North Little Rock, Arkansas, launched “Fit 2 Live,” a community outreach effort to encourage healthy living among its 60,000 residents. “Fit 2 Live” featured messages about healthy eating and physical activity using television, radio, billboards, and social media. The “Fit 2 Live” Web site provides a forum for community members to share innovative health programs and practices and tracks their individual progress towards improving their health.
Los Angeles, California, has adopted Health Design standards to ensure greater access to physical activity opportunities and healthy food for the 237,000 residents of the county’s unincorporated areas. The standards call for more landscaping, street furniture, lighting, and bicycle parking to encourage walking, biking, and other physical activities. They also aim to increase access to fresh fruits and vegetables by making it easier for residents to start community gardens and hold farmers’ markets.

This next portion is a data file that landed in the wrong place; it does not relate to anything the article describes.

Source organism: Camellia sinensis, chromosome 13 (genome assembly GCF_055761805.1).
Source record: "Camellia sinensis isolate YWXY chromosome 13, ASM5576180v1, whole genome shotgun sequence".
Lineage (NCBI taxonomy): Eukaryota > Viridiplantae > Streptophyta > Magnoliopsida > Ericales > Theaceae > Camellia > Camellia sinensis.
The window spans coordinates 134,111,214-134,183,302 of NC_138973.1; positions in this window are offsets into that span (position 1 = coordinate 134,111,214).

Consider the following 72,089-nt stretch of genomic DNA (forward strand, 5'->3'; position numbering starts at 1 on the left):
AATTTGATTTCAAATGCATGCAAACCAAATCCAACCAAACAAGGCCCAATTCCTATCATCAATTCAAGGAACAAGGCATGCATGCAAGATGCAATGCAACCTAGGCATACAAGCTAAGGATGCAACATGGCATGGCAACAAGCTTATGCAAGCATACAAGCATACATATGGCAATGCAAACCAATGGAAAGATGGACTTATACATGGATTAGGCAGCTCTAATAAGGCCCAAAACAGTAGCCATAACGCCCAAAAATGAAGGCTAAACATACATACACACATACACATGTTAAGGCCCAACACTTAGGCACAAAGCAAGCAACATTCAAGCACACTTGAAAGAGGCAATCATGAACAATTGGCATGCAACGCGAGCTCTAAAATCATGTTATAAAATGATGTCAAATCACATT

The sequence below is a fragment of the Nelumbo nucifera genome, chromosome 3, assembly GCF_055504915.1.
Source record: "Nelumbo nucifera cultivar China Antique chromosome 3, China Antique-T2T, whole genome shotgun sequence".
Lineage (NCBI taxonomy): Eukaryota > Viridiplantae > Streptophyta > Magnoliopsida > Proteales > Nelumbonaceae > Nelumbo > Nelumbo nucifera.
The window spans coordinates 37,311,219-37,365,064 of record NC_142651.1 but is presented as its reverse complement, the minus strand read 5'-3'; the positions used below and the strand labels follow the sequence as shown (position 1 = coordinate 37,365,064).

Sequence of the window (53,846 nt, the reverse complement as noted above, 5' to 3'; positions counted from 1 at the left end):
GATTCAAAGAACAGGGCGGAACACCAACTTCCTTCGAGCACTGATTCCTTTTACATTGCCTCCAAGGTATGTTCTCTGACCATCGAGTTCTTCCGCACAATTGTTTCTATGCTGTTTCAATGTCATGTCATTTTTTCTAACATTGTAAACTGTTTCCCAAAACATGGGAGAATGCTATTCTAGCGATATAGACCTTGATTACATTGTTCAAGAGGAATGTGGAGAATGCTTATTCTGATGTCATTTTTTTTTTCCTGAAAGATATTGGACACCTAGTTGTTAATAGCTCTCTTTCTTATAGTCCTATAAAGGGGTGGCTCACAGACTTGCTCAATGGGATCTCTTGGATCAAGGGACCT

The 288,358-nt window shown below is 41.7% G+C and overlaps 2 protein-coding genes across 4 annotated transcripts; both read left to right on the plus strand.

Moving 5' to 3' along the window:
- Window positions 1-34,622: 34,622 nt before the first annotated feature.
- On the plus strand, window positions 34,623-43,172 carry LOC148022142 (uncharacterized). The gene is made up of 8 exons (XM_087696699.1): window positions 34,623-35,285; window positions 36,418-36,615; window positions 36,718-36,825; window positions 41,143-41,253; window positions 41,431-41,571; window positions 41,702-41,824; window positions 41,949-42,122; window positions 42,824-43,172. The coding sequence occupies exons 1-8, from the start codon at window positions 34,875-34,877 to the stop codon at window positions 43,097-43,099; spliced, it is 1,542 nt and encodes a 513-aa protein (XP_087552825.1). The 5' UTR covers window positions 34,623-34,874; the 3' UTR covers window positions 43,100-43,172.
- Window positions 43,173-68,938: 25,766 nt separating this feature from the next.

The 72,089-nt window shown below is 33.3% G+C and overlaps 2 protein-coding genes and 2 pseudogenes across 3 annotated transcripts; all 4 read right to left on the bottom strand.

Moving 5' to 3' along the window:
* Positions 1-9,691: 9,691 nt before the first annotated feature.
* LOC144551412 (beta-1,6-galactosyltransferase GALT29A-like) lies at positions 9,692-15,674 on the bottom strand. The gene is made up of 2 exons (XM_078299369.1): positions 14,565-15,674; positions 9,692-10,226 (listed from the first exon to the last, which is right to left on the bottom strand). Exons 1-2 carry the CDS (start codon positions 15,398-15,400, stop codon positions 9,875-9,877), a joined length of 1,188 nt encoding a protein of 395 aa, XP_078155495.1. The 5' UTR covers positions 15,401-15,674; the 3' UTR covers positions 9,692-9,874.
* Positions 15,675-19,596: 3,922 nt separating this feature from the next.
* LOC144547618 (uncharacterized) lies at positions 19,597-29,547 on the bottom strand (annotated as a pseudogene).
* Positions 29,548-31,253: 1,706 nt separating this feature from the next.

The city of Huntington Park, located in Los Angeles County, California, has incorporated Complete Streets principles into planning future transportation projects. The city’s 58,000 residents, including pedestrians, bicyclists, and public transit riders, will benefit from improvements to traffic signals, sidewalks, and curbs.
Three child care providers in Bartholomew County, Indiana, have implemented physical activity requirements and limitations on time watching television, playing videogames, and using computers, for more than 600 children who they serve. Children must now spend at least an hour each day participating in physical activity while at the centers. Screen time is limited to no more than a half hour for children older than 2 years. In addition, the centers are serving more healthy food and beverages.